Flouridated water a safe, low-cost public health tool

  • By Dr. Gary Goldbaum and Stephen J. Lee, DDS
  • Wednesday, April 4, 2012 3:43pm
  • OpinionCommentary

Opinions about the safety of our community’s drinking water were expressed in the March 24 guest commentary, “Fluoridated water supply: Utility should have to prove its safety.” We’d like to present the facts.

Twenty years ago this spring, the City of Everett began adding fluoride to its public drinking water. Fluoride exists naturally in virtually all water supplies. Water is “fluoridated” when a public water system adjusts the fluoride to a level known to prevent tooth decay. Fluoridation is simple, safe and inexpensive, and has contributed significantly to the remarkable decline in tooth decay in the United States since the practice began in 1945.

From the early 1970s to the present, the proportion of adolescents with tooth decay has decreased from 90 percent to 60 percent. Among adults the number of teeth with cavities decreased from 18 to 10. Although these are notable declines in tooth decay, it remains the most common chronic disease of childhood.

Even with water fluoridation, 19 percent of Snohomish County children have at least one untreated cavity by age 9 (Snohomish Health District “Smile Survey 2010”). Consider the lifetime effects of cavities: the initial costs of a filling, the cost of repeated and larger fillings required over time and the risks of anesthesia. In an era of reduced severity of tooth decay, we forget that children can die from untreated dental infections and that childhood cavities can have lifelong health impacts and costs.

Improving dental health is the reason Everett water fluoridation began in 1992 after a successful public vote on the issue. The commitment to community health continued when voters soundly defeated a measure by opponents to stop fluoridation. Everett’s system is the source of about 75 percent of Snohomish County’s drinking water.

The Centers for Disease Control and Prevention named community water fluoridation one of the 10 great public health achievements of the 20th century. Community water fluoridation is currently endorsed by more than 100 health, science and children’s organizations including the Environmental Protection Agency, American Academy of Pediatrics, the American Medical Association and the American Dental Association.

Today, Americans have access to more fluoride than they did in the 1940s, which causes some to wonder whether we still need fluoridated water. The answer is yes. Although other fluoride-containing products like toothpaste are available, water fluoridation remains the most cost-effective method of delivering fluoride to all members of a community, regardless of age, educational attainment or income level. It provides the greatest benefit to those who can least afford preventive and restorative dentistry and reduces dental disease, loss of teeth, time away from work or school, and anesthesia-related risks associated with dental treatment.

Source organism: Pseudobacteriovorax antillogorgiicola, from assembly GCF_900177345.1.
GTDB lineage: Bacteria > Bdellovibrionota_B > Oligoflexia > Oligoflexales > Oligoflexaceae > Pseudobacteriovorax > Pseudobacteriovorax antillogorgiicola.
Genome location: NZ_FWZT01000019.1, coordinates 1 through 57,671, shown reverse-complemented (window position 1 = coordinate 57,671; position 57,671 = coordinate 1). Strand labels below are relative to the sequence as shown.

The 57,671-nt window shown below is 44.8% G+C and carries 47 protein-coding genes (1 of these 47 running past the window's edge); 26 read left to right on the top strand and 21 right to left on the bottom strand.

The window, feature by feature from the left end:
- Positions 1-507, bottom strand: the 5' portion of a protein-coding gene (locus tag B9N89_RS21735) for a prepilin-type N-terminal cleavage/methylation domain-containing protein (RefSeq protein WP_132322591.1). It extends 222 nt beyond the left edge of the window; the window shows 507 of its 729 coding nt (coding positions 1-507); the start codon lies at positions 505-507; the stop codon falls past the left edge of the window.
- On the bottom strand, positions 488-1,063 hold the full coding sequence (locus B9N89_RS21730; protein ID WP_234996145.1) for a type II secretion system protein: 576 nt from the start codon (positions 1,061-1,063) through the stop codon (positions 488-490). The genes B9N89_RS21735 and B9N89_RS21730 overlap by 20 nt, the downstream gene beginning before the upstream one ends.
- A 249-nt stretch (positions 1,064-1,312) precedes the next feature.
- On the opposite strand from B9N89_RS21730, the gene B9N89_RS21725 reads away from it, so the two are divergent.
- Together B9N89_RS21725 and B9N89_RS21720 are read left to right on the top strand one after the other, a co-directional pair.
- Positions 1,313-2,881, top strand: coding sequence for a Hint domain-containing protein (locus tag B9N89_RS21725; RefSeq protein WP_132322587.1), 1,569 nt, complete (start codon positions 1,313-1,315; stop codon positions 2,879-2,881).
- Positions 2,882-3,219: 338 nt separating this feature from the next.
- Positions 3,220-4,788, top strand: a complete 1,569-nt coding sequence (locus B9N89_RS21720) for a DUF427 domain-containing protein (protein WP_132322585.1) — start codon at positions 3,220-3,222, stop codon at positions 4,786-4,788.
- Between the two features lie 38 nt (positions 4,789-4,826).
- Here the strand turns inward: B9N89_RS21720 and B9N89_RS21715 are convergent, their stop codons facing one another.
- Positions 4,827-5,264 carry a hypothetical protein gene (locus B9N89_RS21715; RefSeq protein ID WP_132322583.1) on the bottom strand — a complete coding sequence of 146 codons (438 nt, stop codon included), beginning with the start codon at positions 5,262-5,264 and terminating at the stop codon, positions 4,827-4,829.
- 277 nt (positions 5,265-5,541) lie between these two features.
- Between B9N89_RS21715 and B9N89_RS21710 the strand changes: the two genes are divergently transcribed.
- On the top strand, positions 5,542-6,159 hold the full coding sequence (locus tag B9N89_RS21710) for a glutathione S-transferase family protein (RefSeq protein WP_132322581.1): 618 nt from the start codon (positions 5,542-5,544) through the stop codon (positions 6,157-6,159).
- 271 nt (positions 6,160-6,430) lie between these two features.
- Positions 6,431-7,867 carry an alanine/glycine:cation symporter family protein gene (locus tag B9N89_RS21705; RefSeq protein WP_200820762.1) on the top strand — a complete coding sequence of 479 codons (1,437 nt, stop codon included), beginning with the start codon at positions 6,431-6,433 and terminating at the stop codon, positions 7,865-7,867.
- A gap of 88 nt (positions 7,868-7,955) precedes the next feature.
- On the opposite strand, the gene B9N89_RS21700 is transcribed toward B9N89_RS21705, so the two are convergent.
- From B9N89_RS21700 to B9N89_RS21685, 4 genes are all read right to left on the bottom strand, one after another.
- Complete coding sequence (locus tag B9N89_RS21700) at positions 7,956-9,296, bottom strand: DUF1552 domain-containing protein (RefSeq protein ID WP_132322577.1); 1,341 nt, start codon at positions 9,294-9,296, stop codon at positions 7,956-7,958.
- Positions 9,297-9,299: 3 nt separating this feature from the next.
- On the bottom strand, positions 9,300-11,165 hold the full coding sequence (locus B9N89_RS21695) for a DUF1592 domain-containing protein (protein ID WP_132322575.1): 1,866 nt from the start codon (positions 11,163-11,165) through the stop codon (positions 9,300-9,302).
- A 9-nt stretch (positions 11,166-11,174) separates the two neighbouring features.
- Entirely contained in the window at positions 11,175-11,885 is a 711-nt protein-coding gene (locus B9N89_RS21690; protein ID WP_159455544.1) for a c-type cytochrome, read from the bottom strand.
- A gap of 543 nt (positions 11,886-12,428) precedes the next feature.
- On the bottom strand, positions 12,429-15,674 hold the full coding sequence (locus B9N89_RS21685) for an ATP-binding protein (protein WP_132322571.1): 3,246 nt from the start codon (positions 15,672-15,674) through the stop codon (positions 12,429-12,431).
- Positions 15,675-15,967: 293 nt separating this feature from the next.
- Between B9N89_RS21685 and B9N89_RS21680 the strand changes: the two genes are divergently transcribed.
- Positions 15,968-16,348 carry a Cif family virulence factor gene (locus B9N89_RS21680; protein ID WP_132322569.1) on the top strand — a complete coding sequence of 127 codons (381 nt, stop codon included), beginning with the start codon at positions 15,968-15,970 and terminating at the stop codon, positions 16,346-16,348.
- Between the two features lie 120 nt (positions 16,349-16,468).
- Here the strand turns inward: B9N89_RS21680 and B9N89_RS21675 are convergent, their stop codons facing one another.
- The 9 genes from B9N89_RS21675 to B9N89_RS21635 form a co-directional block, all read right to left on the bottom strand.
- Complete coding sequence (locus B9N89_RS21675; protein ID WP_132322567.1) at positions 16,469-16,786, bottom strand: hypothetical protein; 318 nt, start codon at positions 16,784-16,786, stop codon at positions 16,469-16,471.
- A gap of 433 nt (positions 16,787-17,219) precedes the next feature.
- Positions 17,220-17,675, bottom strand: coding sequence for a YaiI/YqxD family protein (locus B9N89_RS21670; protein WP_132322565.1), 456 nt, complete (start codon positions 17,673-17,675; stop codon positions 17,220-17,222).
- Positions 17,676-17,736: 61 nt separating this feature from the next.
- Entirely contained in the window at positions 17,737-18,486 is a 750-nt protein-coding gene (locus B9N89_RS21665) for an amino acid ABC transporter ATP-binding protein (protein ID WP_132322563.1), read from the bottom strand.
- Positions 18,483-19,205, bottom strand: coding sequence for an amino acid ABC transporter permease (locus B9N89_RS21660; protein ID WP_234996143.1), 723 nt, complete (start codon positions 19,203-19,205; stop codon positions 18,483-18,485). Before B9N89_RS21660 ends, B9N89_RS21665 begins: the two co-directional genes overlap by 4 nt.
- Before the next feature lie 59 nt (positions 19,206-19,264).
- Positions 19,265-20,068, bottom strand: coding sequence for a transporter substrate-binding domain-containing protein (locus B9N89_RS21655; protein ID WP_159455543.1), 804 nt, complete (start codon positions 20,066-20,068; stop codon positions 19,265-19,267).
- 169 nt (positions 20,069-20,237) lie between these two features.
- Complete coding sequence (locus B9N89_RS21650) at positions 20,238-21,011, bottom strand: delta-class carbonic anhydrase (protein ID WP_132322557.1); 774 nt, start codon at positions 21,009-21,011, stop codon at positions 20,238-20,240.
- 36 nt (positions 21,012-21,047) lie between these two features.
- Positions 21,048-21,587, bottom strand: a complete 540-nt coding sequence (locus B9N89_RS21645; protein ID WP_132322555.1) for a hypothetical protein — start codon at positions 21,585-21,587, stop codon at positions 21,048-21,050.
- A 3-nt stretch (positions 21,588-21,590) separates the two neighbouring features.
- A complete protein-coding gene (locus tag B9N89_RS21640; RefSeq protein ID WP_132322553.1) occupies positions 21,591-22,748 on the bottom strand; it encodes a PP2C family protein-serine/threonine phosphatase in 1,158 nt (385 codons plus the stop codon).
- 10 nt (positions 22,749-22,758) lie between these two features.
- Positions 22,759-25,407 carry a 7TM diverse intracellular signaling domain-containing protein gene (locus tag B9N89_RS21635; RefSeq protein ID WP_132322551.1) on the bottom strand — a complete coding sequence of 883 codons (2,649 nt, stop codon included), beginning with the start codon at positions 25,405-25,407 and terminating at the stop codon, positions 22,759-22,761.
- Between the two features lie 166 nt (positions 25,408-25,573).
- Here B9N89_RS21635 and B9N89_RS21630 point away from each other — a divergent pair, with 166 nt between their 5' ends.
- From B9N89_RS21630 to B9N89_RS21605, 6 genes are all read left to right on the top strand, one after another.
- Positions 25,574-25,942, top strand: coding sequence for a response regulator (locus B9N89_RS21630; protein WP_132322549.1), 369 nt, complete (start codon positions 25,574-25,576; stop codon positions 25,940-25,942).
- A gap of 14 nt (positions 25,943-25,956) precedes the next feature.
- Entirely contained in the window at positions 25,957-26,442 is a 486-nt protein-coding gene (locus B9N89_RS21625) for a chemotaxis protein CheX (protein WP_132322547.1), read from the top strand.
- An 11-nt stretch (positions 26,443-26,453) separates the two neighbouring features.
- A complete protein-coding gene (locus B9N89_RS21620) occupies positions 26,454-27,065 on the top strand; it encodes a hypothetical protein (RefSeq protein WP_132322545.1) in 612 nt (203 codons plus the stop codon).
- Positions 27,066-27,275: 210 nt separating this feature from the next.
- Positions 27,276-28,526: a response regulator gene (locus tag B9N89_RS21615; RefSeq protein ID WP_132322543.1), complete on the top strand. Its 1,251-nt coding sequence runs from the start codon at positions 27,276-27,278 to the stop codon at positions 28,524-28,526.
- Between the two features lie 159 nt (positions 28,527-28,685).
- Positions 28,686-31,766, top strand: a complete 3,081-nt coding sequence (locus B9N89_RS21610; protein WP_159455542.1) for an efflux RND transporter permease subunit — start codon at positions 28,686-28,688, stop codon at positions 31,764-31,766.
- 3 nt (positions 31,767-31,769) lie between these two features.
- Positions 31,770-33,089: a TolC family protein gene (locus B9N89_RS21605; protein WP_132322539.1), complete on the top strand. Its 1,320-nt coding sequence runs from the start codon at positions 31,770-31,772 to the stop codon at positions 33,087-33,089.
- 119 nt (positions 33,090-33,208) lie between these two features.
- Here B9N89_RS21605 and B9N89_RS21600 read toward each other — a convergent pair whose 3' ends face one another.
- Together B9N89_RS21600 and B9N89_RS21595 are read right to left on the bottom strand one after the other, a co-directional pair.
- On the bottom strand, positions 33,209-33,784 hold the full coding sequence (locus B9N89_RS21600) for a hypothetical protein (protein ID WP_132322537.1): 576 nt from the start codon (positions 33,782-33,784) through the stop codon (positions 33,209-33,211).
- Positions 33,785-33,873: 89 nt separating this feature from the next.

Affordable dental care was identified as the largest health care need in the 2011 Snohomish County Human Services Needs Assessment. Community water fluoridation costs about $1 per person per year, and saves $38 for every dollar invested.

More than 3,000 scientific studies have proven that appropriate fluoridation strengthens teeth by re-mineralizing them. The result is reduced dental decay — and mild fluorosis in less than one in four people. The minor changes in the tooth surface caused by fluorosis are not detectable by the average consumer or considered unsightly. Fluorosis is not a health issue, but cavities are!

The City of Everett takes great care to ensure its fluoridated drinking water meets all national health and safety standards as set by the Environmental Protection Agency, Department of Health and Human Services and NSF. Everett follows the American National Standards Institute standards for the purity of fluoride used in our drinking water and there have been several reviews of fluoride safety by the EPA

The benefits of fluoridation are not impacted by short-term interruptions in service. The city of Everett temporarily stopped fluoridation last month as part of planned maintenance. The system will go back online early this month, once again providing Snohomish County residents with a safe, effective and low-cost way to prevent tooth decay .

To learn more about the benefits and safety of public water fluoridation, visit www.ilikemyteeth.org.

Dr. Gary Goldbaum is health officer &director of the Snohomish Health District. Stephen J. Lee, DDS, is president of the Snohomish County Dental Society.

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